Also the 25th in the night, the religious families in Costa Rica go to the midnight mass called "La Misa del Gallo.

The local municipality of San Jose also organizes a lot of activities for the holiday season. Some of them are the "Tope" that have been celebrated since colonial times. There's a lot of "Topes" but the "Tope" of San Jose is the most famous in the country.

Rider at the "Tope"

Riders from across the country come to the city to show off their best animals and costumes. It's a very friendly competition. Some people train their horses during the year only for this special occasion. Recently there have been introduced another elements such as horse-drawn carriages and the famous hand-painted oxcarts. This parade takes place at the Paseo Colon and The Second Avenue.

Attached to the "Tope" there's a lot more of activities like the Carnival and the "Festival de La Luz". The carnival joins dancing and musical groups from all the country. Groups are prized for the best costumes, the best dancers and the best orchestra. The "Festival de la Luz" is a Light Festival, and takes place in the same streets but at night. Floats with colorful lights and decorative design run all over the two main streets at San Jose. At the end the fireworks light the sky of the capital of Costa Rica, San Jose.

Finally the most popular activity of the holiday season is "Zapote" that is a town in San Jose. In "Zapote" there's a special area designated to make an improvised amusement park with amusement games and a lot of "chinamos" that are improvised stands that sell all kind of food. To this fair come people from all across the country and all kind of social status.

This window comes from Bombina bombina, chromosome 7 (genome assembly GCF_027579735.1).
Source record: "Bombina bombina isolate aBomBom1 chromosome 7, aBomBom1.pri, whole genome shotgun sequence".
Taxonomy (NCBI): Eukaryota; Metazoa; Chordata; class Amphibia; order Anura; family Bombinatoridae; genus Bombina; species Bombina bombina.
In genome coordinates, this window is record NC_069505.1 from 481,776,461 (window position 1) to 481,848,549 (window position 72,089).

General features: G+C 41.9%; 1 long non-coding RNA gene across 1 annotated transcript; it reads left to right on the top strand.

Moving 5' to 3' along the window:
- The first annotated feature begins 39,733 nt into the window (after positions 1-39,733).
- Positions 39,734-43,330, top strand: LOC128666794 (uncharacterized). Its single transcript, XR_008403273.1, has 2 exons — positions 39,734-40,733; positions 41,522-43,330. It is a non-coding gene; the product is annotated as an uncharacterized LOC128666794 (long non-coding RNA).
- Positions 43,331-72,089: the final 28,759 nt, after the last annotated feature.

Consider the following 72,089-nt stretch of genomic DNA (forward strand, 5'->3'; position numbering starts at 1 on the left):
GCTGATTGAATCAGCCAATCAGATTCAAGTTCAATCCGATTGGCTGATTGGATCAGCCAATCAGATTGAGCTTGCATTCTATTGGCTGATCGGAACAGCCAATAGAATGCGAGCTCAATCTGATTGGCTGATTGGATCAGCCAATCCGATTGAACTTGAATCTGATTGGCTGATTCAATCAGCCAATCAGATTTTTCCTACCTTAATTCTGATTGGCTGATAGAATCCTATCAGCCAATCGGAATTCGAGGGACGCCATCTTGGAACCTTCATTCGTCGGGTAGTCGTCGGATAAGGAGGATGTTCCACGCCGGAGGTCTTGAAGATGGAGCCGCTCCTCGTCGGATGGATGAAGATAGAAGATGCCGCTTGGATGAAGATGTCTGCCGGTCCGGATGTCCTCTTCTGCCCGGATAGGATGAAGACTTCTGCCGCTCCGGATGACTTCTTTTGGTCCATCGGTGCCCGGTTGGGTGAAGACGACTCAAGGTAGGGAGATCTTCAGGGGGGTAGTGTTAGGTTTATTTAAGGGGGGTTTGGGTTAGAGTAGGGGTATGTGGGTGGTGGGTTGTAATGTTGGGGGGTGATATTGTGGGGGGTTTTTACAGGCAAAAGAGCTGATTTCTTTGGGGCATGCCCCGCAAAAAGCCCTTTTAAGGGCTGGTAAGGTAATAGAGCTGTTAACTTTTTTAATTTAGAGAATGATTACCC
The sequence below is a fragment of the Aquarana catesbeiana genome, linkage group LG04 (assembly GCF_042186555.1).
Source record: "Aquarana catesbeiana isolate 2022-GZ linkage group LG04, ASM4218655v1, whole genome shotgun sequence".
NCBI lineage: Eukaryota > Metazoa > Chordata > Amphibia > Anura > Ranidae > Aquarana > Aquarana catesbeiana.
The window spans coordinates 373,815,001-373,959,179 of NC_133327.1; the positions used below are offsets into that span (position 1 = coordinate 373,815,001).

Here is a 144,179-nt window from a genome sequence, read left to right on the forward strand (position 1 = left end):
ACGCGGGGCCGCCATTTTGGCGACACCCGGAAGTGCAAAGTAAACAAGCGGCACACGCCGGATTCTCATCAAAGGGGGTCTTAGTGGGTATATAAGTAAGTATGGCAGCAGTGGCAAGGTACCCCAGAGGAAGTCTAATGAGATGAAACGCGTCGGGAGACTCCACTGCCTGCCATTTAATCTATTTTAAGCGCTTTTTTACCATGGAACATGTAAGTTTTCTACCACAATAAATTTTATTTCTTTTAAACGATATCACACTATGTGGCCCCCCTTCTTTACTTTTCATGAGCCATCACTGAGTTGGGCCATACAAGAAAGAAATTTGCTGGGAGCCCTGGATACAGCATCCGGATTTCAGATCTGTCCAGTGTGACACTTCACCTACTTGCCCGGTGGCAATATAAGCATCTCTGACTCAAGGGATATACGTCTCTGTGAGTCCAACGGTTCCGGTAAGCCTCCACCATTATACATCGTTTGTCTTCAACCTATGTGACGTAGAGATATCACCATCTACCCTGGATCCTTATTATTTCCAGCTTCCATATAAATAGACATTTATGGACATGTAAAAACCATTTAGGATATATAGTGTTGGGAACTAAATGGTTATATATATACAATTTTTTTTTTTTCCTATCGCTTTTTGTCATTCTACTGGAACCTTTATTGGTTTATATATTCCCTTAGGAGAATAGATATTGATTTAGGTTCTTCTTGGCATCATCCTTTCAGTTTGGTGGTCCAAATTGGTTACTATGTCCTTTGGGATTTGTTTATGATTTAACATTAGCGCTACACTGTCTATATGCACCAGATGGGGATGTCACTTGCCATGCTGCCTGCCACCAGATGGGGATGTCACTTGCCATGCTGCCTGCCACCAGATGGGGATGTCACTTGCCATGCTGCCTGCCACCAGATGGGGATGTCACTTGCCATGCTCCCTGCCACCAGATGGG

"Toros a la Tica"

But definitely the most anticipated activity is the "Zapote Bullfights" or "Toros a la Tica" synonymous with the season's festivities in Costa Rica. The Costarican Bullfight is very different because the bulls are never harmed, or killed. The most famous cattle ranches provide the bulls free. Also the bullfighters are normal people that get into the arena without any professional preparation. It's amazing that only a few actually get hurt by the bulls. This activity is a headache for the red cross that voluntarily offers it's service in the arena.

The bulls are never harmed in the Tico version of the bullfights. The most popular phase of the Tico bullfight is the run when dozens of young men race into the ring en masse with the intention of frightening the bull and provoking it to attack. Although the bull is never harmed, occasionally one of the men is gored. The whole thing is a performance designed to release adrenaline, relieving the frustrations of the past year.

The Holiday Season ends in January sixth, the day the three wise men arrived and see Jesus for the first time. That day all the neighbors get together and make a special prayer for the Baby Jesus. This pray is based on the rosary and the Christmas carols. Of course after the prayer, there's coffee with "Tamales", "Rompope", "Aguadulce" and all kind of typical pastries and drinks.

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For more information on visiting Costa Rica to view this spectacular event please visit Costa Rica’s TravelWEB @, or by calling our toll free number at 1-800-788-7857 or 1-866-822-2269.